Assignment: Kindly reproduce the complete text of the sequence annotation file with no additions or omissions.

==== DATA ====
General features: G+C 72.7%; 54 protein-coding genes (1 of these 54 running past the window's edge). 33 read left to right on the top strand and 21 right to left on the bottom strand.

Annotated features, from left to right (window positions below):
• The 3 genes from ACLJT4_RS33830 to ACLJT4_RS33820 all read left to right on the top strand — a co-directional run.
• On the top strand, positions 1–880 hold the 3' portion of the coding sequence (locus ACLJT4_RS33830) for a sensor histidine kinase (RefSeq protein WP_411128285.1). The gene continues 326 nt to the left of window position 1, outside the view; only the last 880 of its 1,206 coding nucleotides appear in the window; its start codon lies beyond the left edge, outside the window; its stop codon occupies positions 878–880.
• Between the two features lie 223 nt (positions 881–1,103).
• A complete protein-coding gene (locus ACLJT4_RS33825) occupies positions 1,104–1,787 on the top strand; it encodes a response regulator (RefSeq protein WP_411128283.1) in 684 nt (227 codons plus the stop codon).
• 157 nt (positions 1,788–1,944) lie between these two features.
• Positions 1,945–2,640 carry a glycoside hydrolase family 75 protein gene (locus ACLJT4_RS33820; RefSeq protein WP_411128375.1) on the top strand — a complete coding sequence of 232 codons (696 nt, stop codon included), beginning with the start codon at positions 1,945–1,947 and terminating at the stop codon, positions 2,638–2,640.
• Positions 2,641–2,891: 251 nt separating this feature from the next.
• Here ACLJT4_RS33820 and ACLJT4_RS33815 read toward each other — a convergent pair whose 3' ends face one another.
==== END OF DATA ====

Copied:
General features: G+C 72.7%; 54 protein-coding genes (1 of these 54 running past the window's edge). 33 read left to right on the top strand and 21 right to left on the bottom strand.

Annotated features, from left to right (window positions below):
• The 3 genes from ACLJT4_RS33830 to ACLJT4_RS33820 all read left to right on the top strand — a co-directional run.
• On the top strand, positions 1–880 hold the 3' portion of the coding sequence (locus ACLJT4_RS33830) for a sensor histidine kinase (RefSeq protein WP_411128285.1). The gene continues 326 nt to the left of window position 1, outside the view; only the last 880 of its 1,206 coding nucleotides appear in the window; its start codon lies beyond the left edge, outside the window; its stop codon occupies positions 878–880.
• Between the two features lie 223 nt (positions 881–1,103).
• A complete protein-coding gene (locus ACLJT4_RS33825) occupies positions 1,104–1,787 on the top strand; it encodes a response regulator (RefSeq protein WP_411128283.1) in 684 nt (227 codons plus the stop codon).
• 157 nt (positions 1,788–1,944) lie between these two features.
• Positions 1,945–2,640 carry a glycoside hydrolase family 75 protein gene (locus ACLJT4_RS33820; RefSeq protein WP_411128375.1) on the top strand — a complete coding sequence of 232 codons (696 nt, stop codon included), beginning with the start codon at positions 1,945–1,947 and terminating at the stop codon, positions 2,638–2,640.
• Positions 2,641–2,891: 251 nt separating this feature from the next.
• Here ACLJT4_RS33820 and ACLJT4_RS33815 read toward each other — a convergent pair whose 3' ends face one another.